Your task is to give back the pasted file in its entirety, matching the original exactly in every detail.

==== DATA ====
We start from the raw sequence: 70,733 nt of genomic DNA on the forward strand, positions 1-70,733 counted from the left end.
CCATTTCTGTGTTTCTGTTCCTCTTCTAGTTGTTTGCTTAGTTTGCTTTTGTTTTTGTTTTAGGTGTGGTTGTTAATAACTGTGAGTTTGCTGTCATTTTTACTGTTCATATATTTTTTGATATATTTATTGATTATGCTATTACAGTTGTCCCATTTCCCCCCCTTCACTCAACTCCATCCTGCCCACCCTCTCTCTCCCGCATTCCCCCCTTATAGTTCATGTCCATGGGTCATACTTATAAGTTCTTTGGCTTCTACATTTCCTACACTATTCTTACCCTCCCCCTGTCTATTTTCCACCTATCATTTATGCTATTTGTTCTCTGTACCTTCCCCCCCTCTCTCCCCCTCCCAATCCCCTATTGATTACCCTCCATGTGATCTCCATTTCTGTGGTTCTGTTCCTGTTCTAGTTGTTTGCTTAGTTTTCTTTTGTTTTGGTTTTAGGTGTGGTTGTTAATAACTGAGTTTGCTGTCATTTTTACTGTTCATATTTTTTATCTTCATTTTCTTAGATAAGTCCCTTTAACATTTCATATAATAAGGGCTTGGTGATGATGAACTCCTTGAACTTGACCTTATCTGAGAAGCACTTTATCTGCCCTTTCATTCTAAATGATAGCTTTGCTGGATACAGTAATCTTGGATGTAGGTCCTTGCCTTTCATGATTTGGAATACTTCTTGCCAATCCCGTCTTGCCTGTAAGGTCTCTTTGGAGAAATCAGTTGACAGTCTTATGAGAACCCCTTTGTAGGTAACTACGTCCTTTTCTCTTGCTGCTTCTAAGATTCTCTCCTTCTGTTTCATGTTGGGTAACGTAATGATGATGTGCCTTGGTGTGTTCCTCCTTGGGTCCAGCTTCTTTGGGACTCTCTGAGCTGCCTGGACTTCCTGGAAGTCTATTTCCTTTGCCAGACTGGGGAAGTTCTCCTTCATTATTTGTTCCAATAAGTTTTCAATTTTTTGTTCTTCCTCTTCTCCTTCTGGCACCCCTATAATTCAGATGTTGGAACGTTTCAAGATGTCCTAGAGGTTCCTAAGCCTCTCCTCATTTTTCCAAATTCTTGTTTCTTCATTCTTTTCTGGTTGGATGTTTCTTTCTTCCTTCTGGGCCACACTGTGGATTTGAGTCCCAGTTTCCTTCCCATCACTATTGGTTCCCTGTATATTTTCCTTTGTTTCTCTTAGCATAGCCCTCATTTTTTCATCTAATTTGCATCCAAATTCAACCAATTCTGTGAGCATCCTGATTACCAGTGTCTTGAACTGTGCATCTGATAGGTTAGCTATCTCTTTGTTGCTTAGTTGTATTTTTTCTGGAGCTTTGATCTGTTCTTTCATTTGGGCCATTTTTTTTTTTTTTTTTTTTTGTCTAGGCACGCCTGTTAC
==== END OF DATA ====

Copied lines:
We start from the raw sequence: 70,733 nt of genomic DNA on the forward strand, positions 1-70,733 counted from the left end.
CCATTTCTGTGTTTCTGTTCCTCTTCTAGTTGTTTGCTTAGTTTGCTTTTGTTTTTGTTTTAGGTGTGGTTGTTAATAACTGTGAGTTTGCTGTCATTTTTACTGTTCATATATTTTTTGATATATTTATTGATTATGCTATTACAGTTGTCCCATTTCCCCCCCTTCACTCAACTCCATCCTGCCCACCCTCTCTCTCCCGCATTCCCCCCTTATAGTTCATGTCCATGGGTCATACTTATAAGTTCTTTGGCTTCTACATTTCCTACACTATTCTTACCCTCCCCCTGTCTATTTTCCACCTATCATTTATGCTATTTGTTCTCTGTACCTTCCCCCCCTCTCTCCCCCTCCCAATCCCCTATTGATTACCCTCCATGTGATCTCCATTTCTGTGGTTCTGTTCCTGTTCTAGTTGTTTGCTTAGTTTTCTTTTGTTTTGGTTTTAGGTGTGGTTGTTAATAACTGAGTTTGCTGTCATTTTTACTGTTCATATTTTTTATCTTCATTTTCTTAGATAAGTCCCTTTAACATTTCATATAATAAGGGCTTGGTGATGATGAACTCCTTGAACTTGACCTTATCTGAGAAGCACTTTATCTGCCCTTTCATTCTAAATGATAGCTTTGCTGGATACAGTAATCTTGGATGTAGGTCCTTGCCTTTCATGATTTGGAATACTTCTTGCCAATCCCGTCTTGCCTGTAAGGTCTCTTTGGAGAAATCAGTTGACAGTCTTATGAGAACCCCTTTGTAGGTAACTACGTCCTTTTCTCTTGCTGCTTCTAAGATTCTCTCCTTCTGTTTCATGTTGGGTAACGTAATGATGATGTGCCTTGGTGTGTTCCTCCTTGGGTCCAGCTTCTTTGGGACTCTCTGAGCTGCCTGGACTTCCTGGAAGTCTATTTCCTTTGCCAGACTGGGGAAGTTCTCCTTCATTATTTGTTCCAATAAGTTTTCAATTTTTTGTTCTTCCTCTTCTCCTTCTGGCACCCCTATAATTCAGATGTTGGAACGTTTCAAGATGTCCTAGAGGTTCCTAAGCCTCTCCTCATTTTTCCAAATTCTTGTTTCTTCATTCTTTTCTGGTTGGATGTTTCTTTCTTCCTTCTGGGCCACACTGTGGATTTGAGTCCCAGTTTCCTTCCCATCACTATTGGTTCCCTGTATATTTTCCTTTGTTTCTCTTAGCATAGCCCTCATTTTTTCATCTAATTTGCATCCAAATTCAACCAATTCTGTGAGCATCCTGATTACCAGTGTCTTGAACTGTGCATCTGATAGGTTAGCTATCTCTTTGTTGCTTAGTTGTATTTTTTCTGGAGCTTTGATCTGTTCTTTCATTTGGGCCATTTTTTTTTTTTTTTTTTTTTGTCTAGGCACGCCTGTTAC